Cuba, and is spoken by Haitian immigrants and their descendants. Other languages spoken by
immigrants include Catalan and Corsican.[1]

4.4. Settlement
                                              Table: Largest cities of Cuba [1]

          Rank                    City Name                          Province                       Population

            1.        Havana                            Havana                                2,201,610

            2.        Santiago de Cuba                  Santiago de Cuba                      423,392

            3.        Camagüey                          Camagüey                              301,574

            4.        Holguín                           Holguín                               269,618

            5.        Santa Clara                       Villa Clara                           210,220

            6.        Guantanámo                        Guantanámo                            208,145

            7.        Bayamo                            Granma                                144,664

            8.        Victoria de Las Tunas             Las Tunas                             143,582

            9.        Cienfuegos                        Cienfuegos                            140,734

           10.        Pinar del Río                     Pinar del Río                         139,336

  Img. 05: The capital city Havana [1]                                Img. 06: Traditional 1950s „Yank Tank“ car [1]
5. Economy

Cuba occupies the 86th place in GDP(PPP) per capita with $9,900.

Most of the means of production are owned and run by the government and most of the labor force
is employed by the state. Recent years have seen a trend towards more private sector
employment. By 2006, public sector employment was 78% and private sector 22%, compared to
91.8% to 8.2% in 1981. Capital investment is restricted and requires approval by the government.
The Cuban government sets most prices and rations goods. Any firm wishing to hire a Cuban must
pay the Cuban government, which in turn will pay the employee in Cuban pesos. Cubans cannot
change jobs without government permission. The average wage at the end of 2005 was 334
regular pesos per month ($16.70 per month).

Cuba's major exports are sugar, nickel, tobacco, fish, medical products, citrus, and coffee; imports
include food, fuel, clothing, and machinery. Cuba presently holds debt in an amount estimated to
be $13 billion, approximately 38% of GDP. According to the Heritage Foundation, Cuba is
dependent on credit accounts that rotate from country to country. Cuba's prior 35% supply of the
world's export market for sugar has declined to 10% due to a variety of factors, including a global
sugar commodity price drop that made Cuba less competitive on world markets. At one time, Cuba
was the world's most important sugar producer and exporter. As a result of diversification,
underinvestment, and natural disasters, Cuba's sugar production has seen a drastic decline. In
2002 more than half of Cuba's sugar mills were shut down. Cuba holds 6.4% of the global market
for nickel, which constitutes about 25% of total Cuban exports. The country is famous for
production of rum.[1]

        » Agriculture - products:
sugar, tobacco, citrus, coffee, rice, potatoes, beans; livestock[4]

       » Industries:
sugar, petroleum, tobacco,        construction,   nickel,   steel,    cement,   agricultural   machinery,

6. Tourism
Tourism in Cuba attracts over 2 million people a year, and is one of the main sources of revenue
for the island. With its favorable climate, beaches, colonial architecture and distinct cultural history,
Cuba has long been an attractive destination for tourists.
As relations between Cuba and the United States deteriorated rapidly after the Cuban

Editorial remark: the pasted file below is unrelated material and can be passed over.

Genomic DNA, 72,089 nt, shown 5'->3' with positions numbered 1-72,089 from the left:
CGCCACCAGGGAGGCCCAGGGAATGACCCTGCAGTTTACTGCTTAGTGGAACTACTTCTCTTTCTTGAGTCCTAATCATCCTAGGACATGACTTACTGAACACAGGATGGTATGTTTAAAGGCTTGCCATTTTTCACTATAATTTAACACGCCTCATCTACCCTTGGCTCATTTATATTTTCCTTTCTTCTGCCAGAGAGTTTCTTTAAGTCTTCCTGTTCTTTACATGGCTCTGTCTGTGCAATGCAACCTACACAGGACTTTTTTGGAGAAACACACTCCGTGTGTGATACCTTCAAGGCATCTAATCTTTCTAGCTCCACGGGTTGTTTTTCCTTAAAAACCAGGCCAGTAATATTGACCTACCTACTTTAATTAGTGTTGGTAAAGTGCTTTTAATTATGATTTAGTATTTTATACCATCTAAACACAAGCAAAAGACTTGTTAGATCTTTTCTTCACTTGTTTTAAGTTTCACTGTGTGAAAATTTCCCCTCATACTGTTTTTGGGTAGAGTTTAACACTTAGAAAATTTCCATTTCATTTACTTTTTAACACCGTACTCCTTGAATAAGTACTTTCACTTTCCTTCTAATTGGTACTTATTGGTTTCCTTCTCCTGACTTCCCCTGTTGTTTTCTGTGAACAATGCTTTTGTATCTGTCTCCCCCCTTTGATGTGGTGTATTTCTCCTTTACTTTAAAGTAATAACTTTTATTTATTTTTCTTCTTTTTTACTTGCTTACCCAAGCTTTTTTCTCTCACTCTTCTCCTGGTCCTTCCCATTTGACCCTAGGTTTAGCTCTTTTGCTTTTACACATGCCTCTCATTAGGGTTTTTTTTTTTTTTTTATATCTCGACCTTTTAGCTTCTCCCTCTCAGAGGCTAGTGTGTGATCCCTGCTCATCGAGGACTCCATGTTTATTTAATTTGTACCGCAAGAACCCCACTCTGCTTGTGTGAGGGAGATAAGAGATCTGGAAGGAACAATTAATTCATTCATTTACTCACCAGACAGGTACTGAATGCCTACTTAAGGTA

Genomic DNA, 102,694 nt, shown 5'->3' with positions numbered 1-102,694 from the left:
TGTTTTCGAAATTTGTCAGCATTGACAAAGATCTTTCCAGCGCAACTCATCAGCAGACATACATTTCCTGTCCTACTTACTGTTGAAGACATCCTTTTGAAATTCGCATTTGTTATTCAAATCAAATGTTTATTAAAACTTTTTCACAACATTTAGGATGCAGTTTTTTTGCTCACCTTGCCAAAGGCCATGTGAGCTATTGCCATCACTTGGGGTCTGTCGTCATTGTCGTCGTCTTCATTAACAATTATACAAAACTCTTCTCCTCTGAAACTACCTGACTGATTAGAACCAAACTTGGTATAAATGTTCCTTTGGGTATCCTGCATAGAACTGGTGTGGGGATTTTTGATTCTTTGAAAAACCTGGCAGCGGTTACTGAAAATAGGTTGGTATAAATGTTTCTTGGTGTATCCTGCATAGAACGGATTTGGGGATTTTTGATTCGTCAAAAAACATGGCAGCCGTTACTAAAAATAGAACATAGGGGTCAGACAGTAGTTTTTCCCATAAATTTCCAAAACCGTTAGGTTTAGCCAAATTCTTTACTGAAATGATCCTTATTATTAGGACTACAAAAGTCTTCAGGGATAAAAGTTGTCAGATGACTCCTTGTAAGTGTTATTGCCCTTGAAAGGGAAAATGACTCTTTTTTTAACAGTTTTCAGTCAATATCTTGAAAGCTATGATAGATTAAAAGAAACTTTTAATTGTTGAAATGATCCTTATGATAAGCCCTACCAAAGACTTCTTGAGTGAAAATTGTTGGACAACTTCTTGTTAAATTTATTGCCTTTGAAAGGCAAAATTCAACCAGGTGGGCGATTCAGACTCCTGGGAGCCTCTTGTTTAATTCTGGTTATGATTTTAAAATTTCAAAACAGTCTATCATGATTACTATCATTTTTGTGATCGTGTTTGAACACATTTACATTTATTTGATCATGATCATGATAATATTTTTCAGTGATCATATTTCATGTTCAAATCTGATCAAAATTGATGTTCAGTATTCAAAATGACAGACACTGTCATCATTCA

Revolution and the resulting expropriation and nationalisation of businesses, the island became cut
off from its traditional market by an embargo and a travel ban was imposed on U.S. citizens visiting
Cuba, but this restriction has been recently loosened.[1]
        » Havana, Cayo Coco, Varadero, Holguín

7. Key studies
The Cuban Revolution was an armed revolt by Fidel Castro's 26th of July Movement against the
regime of dictator Fulgencio Batista between 1953 and 1959. Batista was finally ousted on 1
January 1959, and was replaced by a revolutionary government led by Castro. This government
later reformed along communist lines, becoming the present Communist Party of Cuba in October

In October 1960, a commercial, economic, and financial embargo was partially imposed by the
United States on Cuba. It was enacted after Cuba nationalized the properties of United States
citizens and corporations and it was strengthened to a near-total embargo on February 7, 1962.
Titled the Cuban Democracy Act, the embargo was codified into the U.S. law in 1992.
Before the embargo took place, classic cars now called „Yank tanks“ were a popular import item.
After 1960, Cuba could no longer receive new replacement parts when something broke. Currently,
the only way to keep these cars on the road today is by using Cuban ingenuity to adapt household
products and Soviet technology into these vehicles. The owners of these “yank tanks” are sitting on
a potential “gold mine” that, if the embargo were to be lifted, the Cuban people could make quick
cash by selling their cars to people who collect and restore them.[5]

The Guantanamo bay is a bay located in Guantánamo Province at the southeastern end of Cuba.
The United States assumed territorial control over the southern portion of Guantánamo Bay under
the 1903 Cuban-American Treaty. The Guantanamo Bay Naval Base surrounds the southern
portion of the bay. Since 2002, the base has included the detainment camp for captured alleged al-
Qaeda personnel who have been, or may someday be, charged with terrorism.[6]

8. Pictures [1]

 Img. 07: UNESCO site Trinidad ↑
                                                                Img. 08 Old Havana ↑
 Img. 08: Varadero beach, popular touristic destination ↑     Img. 09: Tobacco plantation in Pinar del Río   ↑

                                                            ← Img. 10: Alejandro de Humboldt National Park

9. Videos

10. Tasks

            What do we call the original native population of the Cuban island?
            Explain the Cuban revolution. Who was the main leader of the revolution party?
            What is the Guantanamo bay and which country does it belong to?
            Think of some worldwide shipped products of Cuba. (cuban rum, cigars)
            Can we still find offsprings of the original native population?

11. Dictionary

Fidel Castro, mulattoes, embargo, Cuban Spanish language